The Times of India
Himanshi Dhawan
New Delhi

The Election Commission believes fraudulent political parties are being floated to launder money which finds its way into the stock market and is also used to buy jewellery, but has little to do with electoral campaigning or any other political expenses.

It says tax evasion and dubious donations could be behind a high number of defunct political parties. The commission says only 16% or 200 of 1,200 registered parties are actually involved in political activities. Most of the other parties are floated to park money illegally as donations to exploit the tax exemptions enjoyed by registered political outfits.

Although not all inactive parties are dodgy, several instances of cash transfers ranging from Rs 15-30 lakh, have been detected by the commission which, it feels, were for non-political purposes.

Chief Election Commissioner S Y Quraishi told TOI, " We have repeatedly written to the government about defunct political parties asking for powers to strike them off the rolls." He said the commission had proof about party funds being "channelled into the stock market and also used to purchase jewellery." But little has been done to check fraudulent parties.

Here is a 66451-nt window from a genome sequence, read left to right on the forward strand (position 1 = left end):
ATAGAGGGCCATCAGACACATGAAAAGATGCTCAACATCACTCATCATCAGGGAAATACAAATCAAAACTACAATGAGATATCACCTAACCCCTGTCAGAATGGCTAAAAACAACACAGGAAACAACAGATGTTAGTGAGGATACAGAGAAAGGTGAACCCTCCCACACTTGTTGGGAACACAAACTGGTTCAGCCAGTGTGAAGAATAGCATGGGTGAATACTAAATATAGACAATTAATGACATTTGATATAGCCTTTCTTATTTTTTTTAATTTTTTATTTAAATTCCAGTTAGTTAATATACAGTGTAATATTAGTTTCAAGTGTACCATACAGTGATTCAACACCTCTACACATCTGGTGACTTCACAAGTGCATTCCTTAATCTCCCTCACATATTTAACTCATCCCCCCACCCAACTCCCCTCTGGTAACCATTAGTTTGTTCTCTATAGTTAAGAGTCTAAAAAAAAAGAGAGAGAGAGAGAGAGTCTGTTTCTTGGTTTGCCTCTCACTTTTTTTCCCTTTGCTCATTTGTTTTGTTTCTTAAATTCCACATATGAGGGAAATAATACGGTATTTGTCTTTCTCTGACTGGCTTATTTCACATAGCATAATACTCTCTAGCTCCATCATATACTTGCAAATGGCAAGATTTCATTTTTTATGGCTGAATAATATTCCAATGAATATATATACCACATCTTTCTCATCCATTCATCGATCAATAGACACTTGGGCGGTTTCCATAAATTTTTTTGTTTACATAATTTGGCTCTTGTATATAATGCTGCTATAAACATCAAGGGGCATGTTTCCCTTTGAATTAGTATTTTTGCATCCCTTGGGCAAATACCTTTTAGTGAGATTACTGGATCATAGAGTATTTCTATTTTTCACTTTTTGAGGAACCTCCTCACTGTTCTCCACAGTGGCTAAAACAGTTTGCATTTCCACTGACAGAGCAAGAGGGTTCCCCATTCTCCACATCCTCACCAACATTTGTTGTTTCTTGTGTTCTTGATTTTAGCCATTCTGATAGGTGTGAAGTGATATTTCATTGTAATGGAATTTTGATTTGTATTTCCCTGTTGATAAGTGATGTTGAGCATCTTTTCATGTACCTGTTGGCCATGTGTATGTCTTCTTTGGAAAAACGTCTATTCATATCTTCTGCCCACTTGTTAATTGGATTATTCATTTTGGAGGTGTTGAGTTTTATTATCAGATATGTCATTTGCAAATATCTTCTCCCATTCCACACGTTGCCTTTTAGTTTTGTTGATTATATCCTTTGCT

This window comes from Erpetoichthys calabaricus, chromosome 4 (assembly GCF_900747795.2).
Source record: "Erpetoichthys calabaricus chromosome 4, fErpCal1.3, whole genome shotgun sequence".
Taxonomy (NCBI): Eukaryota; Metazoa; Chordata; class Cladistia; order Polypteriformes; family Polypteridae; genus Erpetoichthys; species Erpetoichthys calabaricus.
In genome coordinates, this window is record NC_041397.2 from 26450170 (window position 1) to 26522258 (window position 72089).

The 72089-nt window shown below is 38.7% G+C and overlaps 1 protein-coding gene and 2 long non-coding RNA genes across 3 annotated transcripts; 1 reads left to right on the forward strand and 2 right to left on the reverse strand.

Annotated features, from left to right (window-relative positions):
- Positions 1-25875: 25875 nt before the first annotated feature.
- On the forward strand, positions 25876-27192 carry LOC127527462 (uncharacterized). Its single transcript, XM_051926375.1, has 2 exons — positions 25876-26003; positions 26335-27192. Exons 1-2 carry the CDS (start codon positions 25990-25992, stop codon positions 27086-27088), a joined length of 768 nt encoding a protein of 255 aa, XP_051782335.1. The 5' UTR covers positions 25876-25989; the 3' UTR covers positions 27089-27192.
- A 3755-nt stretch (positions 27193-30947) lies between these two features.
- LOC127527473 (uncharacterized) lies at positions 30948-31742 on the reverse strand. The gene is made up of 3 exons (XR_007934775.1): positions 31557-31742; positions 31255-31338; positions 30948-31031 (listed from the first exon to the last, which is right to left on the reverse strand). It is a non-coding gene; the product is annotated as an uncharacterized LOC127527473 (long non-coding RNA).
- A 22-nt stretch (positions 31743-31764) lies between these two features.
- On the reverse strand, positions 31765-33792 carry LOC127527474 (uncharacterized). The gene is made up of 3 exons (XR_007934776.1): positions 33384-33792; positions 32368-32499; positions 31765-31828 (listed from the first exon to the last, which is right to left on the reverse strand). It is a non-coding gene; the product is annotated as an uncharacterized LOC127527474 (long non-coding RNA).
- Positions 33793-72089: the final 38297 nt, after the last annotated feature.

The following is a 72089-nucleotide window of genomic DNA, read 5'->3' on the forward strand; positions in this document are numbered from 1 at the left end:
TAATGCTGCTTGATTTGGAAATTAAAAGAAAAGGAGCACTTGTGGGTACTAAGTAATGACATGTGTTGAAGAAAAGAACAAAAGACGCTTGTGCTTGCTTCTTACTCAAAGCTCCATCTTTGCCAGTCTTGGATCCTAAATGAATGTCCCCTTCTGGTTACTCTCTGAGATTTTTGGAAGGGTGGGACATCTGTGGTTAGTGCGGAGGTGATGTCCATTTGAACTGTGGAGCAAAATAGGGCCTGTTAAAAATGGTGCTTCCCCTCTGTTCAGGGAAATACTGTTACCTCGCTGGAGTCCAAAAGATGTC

Documents accessed through the RTI Act show the EC has been raising the alarm over a rise in dud parties since 2006."

The then CEC N Gopalaswami had in a letter to the PM expressed concern over donations collected by political parties. "The commission has reason to believe there could be something more than what meets the eye in these donations," he said in a communication on July 31, 2006.

The letter said, "Recently the commission has come across many cases of little known unrecognized political parties receiving donations running into lakhs of rupees, many times in cash, from individuals and companies."

The commission had also asked finance ministry and the Central Board of Direct Taxes (CBDT) to examine the accounts of some parties. RTI documents, accessed by the Association for Democratic Reforms (ADR), shows two registered unrecognized political parties — Parmarth Party and Rashtriya Vikas Party — received cash and came under scrutiny.

On March 3, 2006 EC secretary K F Wilfred asked CBDT to scrutinize the transactions.

Parmarth Party received Rs 15 lakh in just one transfer in 2004 while Rashtriya Vikas Party received two "donations" of Rs 75 lakh and Rs 50 lakh from one company within two months.

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